AMA Nguyen DT, Teeter LD, Graves J, et al. Characteristics Associated with Negative Interferon-γ Release Assay Results in Culture-Confirmed Tuberculosis Patients, Texas, USA, 2013–2015. Emerging Infectious Diseases. 2018;24(3):534-540. doi:10.3201/eid2403.171633.
APA Nguyen, D. T., Teeter, L. D., Graves, J., & Graviss, E. A. (2018). Characteristics Associated with Negative Interferon-γ Release Assay Results in Culture-Confirmed Tuberculosis Patients, Texas, USA, 2013–2015. Emerging Infectious Diseases, 24(3), 534-540. https://dx.doi.org/10.3201/eid2403.171633.

Genetic Spatiotemporal Anatomy of Plasmodium vivax Malaria Episodes in Greece, 2009–2013 [PDF - 1.50 MB - 8 pages]
G. Spanakos et al.

An influx of immigrants is contributing to the reemergence of Plasmodium vivax malaria in Greece; 1 persistent focus of transmission is in Laconia, Pelopónnese. We genotyped archived blood samples from a substantial proportion of malaria cases recorded in Greece in 2009–2013 using 8 microsatellite markers and a PvMSP-3α gene fragment and plotted their spatiotemporal distribution. High parasite genetic diversity with low multiplicity of infection was observed. A subset of genetically identical/related parasites was restricted to 3 areas in migrants and Greek residents, with some persisting over 2 consecutive transmission periods. We identified 2 hitherto unsuspected additional foci of local transmission: Kardhítsa and Attica. Furthermore, this analysis indicates that several cases in migrants initially classified as imported malaria were actually locally acquired. This study shows the potential for P. vivax to reestablish transmission and counsels public health authorities about the need for vigilance to achieve or maintain sustainable malaria elimination.

EID Spanakos G, Snounou G, Pervanidou D, Alifrangis M, Rosanas-Urgell A, Baka A, et al. Genetic Spatiotemporal Anatomy of Plasmodium vivax Malaria Episodes in Greece, 2009–2013. Emerg Infect Dis. 2018;24(3):541-548. https://dx.doi.org/10.3201/eid2403.170605
AMA Spanakos G, Snounou G, Pervanidou D, et al. Genetic Spatiotemporal Anatomy of Plasmodium vivax Malaria Episodes in Greece, 2009–2013. Emerging Infectious Diseases. 2018;24(3):541-548. doi:10.3201/eid2403.170605.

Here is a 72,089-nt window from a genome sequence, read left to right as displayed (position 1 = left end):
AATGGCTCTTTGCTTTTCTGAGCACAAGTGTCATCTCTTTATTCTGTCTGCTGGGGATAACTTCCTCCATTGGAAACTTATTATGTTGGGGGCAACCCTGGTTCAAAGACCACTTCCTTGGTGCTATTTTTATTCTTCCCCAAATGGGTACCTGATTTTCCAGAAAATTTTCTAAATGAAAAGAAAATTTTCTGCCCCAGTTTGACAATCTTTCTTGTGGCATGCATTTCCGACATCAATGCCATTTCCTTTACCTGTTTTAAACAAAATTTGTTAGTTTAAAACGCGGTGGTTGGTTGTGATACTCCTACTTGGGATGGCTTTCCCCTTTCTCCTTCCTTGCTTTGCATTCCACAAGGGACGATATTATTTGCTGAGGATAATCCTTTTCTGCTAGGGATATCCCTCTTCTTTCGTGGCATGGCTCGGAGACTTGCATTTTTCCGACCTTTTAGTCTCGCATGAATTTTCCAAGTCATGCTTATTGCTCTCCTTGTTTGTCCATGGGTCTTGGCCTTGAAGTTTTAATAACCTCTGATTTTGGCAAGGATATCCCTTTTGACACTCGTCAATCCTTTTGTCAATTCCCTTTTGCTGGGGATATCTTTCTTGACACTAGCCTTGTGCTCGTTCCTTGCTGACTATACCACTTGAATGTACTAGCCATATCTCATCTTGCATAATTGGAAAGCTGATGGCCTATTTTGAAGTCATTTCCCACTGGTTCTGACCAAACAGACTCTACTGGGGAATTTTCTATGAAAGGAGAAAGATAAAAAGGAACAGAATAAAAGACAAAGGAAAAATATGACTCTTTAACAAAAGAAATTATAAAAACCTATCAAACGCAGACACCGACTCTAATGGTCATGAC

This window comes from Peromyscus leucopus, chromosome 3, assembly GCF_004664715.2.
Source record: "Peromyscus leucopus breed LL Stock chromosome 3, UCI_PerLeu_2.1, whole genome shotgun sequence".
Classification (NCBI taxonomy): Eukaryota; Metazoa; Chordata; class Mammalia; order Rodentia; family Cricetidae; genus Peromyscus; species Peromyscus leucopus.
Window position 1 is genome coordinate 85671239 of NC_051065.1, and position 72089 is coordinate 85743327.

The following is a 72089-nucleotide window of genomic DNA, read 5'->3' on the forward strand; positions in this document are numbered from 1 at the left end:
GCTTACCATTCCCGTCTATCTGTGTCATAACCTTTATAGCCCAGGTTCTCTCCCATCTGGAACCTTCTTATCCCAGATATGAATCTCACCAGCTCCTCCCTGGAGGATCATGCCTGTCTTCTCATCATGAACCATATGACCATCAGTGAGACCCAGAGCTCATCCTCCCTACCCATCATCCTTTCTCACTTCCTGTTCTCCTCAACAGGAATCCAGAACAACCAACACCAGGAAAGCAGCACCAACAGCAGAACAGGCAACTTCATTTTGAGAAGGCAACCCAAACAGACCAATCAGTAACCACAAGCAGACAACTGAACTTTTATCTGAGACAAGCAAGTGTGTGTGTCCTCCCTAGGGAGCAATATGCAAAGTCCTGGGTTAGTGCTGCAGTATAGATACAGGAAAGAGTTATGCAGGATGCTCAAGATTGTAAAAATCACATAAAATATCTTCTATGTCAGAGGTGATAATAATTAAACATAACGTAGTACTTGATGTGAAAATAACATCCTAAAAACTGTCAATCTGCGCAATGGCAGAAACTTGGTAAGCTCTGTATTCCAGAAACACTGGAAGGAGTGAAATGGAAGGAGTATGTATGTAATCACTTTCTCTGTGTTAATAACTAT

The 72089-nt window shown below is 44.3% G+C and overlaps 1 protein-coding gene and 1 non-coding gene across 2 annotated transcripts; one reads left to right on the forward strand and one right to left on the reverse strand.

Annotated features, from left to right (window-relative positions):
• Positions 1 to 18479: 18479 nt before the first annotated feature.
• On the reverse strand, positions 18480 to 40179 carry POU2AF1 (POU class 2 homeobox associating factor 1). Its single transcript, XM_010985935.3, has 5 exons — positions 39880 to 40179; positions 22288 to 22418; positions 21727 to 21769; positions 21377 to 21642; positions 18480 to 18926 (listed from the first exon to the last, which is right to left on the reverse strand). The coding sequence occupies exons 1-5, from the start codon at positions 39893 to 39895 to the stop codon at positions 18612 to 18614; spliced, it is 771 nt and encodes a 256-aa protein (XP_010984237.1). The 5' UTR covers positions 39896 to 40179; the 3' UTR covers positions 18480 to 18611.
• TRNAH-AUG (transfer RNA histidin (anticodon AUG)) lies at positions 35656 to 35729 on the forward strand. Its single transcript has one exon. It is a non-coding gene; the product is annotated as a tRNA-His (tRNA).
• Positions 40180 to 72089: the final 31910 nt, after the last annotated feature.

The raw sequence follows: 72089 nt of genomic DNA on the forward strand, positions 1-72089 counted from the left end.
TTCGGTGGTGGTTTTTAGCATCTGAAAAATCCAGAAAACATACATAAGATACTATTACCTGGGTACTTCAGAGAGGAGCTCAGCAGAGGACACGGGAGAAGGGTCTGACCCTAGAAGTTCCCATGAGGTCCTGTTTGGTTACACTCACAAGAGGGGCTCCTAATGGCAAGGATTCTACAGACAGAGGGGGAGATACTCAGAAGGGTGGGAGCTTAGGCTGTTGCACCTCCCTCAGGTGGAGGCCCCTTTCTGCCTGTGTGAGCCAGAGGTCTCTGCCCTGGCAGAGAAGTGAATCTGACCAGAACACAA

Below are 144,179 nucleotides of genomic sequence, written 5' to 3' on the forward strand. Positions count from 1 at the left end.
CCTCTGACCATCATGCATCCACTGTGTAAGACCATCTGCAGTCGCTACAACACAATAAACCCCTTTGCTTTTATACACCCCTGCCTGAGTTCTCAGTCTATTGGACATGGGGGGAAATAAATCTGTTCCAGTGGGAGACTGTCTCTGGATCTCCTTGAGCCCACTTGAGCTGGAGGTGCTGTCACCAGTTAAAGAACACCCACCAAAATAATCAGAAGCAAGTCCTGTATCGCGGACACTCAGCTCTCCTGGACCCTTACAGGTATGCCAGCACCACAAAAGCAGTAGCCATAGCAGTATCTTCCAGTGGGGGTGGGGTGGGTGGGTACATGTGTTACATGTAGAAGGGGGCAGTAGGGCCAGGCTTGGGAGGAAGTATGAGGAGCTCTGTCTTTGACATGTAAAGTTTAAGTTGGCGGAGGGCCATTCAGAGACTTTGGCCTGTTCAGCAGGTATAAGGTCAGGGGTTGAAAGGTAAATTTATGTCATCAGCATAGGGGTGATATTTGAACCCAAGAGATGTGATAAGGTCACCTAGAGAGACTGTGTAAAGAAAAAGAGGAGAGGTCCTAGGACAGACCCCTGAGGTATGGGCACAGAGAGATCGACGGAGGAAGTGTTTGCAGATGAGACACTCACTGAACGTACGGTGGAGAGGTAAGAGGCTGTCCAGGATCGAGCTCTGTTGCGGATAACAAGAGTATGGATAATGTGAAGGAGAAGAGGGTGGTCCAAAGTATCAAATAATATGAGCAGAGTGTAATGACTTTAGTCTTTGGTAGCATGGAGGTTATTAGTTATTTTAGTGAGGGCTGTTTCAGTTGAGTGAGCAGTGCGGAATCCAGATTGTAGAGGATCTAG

APA Spanakos, G., Snounou, G., Pervanidou, D., Alifrangis, M., Rosanas-Urgell, A., Baka, A....Hadjichristodoulou, C. (2018). Genetic Spatiotemporal Anatomy of Plasmodium vivax Malaria Episodes in Greece, 2009–2013. Emerging Infectious Diseases, 24(3), 541-548. https://dx.doi.org/10.3201/eid2403.170605.
Dispatches

Invasive Infections Caused by Nannizziopsis spp. Molds in Immunocompromised Patients [PDF - 2.22 MB - 4 pages]
C. Nourrisson et al.

We report 2 new cases of invasive infections caused by Nannizziopsis spp. molds in France. Both patients had cerebral abscesses and were immunocompromised. Both patients had recently spent time in Africa.

EID Nourrisson C, Vidal-Roux M, Cayot S, Jacomet C, Bothorel C, Ledoux-Pilon A, et al. Invasive Infections Caused by Nannizziopsis spp. Molds in Immunocompromised Patients. Emerg Infect Dis. 2018;24(3):549-552. https://dx.doi.org/10.3201/eid2403.170772
AMA Nourrisson C, Vidal-Roux M, Cayot S, et al. Invasive Infections Caused by Nannizziopsis spp. Molds in Immunocompromised Patients. Emerging Infectious Diseases. 2018;24(3):549-552. doi:10.3201/eid2403.170772.
APA Nourrisson, C., Vidal-Roux, M., Cayot, S., Jacomet, C., Bothorel, C., Ledoux-Pilon, A....Poirier, P. (2018). Invasive Infections Caused by Nannizziopsis spp. Molds in Immunocompromised Patients. Emerging Infectious Diseases, 24(3), 549-552. https://dx.doi.org/10.3201/eid2403.170772.